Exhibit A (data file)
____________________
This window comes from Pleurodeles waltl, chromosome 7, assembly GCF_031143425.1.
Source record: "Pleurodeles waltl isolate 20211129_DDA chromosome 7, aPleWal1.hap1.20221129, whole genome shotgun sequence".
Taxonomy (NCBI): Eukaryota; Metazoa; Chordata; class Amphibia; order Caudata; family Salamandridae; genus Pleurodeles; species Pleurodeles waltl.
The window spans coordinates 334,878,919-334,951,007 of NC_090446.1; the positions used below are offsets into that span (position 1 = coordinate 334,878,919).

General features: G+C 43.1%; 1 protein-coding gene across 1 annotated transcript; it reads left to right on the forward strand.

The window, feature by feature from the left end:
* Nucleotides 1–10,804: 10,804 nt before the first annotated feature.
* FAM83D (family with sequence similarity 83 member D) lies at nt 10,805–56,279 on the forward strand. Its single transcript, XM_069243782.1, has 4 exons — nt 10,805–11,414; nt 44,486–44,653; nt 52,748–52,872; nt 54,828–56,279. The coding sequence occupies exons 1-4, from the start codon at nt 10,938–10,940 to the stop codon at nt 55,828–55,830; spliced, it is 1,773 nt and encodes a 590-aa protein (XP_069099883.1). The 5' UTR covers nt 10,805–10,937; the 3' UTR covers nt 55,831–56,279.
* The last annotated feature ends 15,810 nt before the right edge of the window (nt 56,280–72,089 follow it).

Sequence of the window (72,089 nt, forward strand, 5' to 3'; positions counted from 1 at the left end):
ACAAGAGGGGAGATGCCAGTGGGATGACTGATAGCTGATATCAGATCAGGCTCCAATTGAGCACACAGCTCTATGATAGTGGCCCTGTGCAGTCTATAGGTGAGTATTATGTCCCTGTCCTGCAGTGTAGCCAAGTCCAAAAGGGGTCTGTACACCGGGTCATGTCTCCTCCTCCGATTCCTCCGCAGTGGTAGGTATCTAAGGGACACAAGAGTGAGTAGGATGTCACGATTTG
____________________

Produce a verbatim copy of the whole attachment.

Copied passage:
This window comes from Pleurodeles waltl, chromosome 7, assembly GCF_031143425.1.
Source record: "Pleurodeles waltl isolate 20211129_DDA chromosome 7, aPleWal1.hap1.20221129, whole genome shotgun sequence".
Taxonomy (NCBI): Eukaryota; Metazoa; Chordata; class Amphibia; order Caudata; family Salamandridae; genus Pleurodeles; species Pleurodeles waltl.
The window spans coordinates 334,878,919-334,951,007 of NC_090446.1; the positions used below are offsets into that span (position 1 = coordinate 334,878,919).

General features: G+C 43.1%; 1 protein-coding gene across 1 annotated transcript; it reads left to right on the forward strand.

The window, feature by feature from the left end:
* Nucleotides 1–10,804: 10,804 nt before the first annotated feature.
* FAM83D (family with sequence similarity 83 member D) lies at nt 10,805–56,279 on the forward strand. Its single transcript, XM_069243782.1, has 4 exons — nt 10,805–11,414; nt 44,486–44,653; nt 52,748–52,872; nt 54,828–56,279. The coding sequence occupies exons 1-4, from the start codon at nt 10,938–10,940 to the stop codon at nt 55,828–55,830; spliced, it is 1,773 nt and encodes a 590-aa protein (XP_069099883.1). The 5' UTR covers nt 10,805–10,937; the 3' UTR covers nt 55,831–56,279.
* The last annotated feature ends 15,810 nt before the right edge of the window (nt 56,280–72,089 follow it).

Sequence of the window (72,089 nt, forward strand, 5' to 3'; positions counted from 1 at the left end):
ACAAGAGGGGAGATGCCAGTGGGATGACTGATAGCTGATATCAGATCAGGCTCCAATTGAGCACACAGCTCTATGATAGTGGCCCTGTGCAGTCTATAGGTGAGTATTATGTCCCTGTCCTGCAGTGTAGCCAAGTCCAAAAGGGGTCTGTACACCGGGTCATGTCTCCTCCTCCGATTCCTCCGCAGTGGTAGGTATCTAAGGGACACAAGAGTGAGTAGGATGTCACGATTTG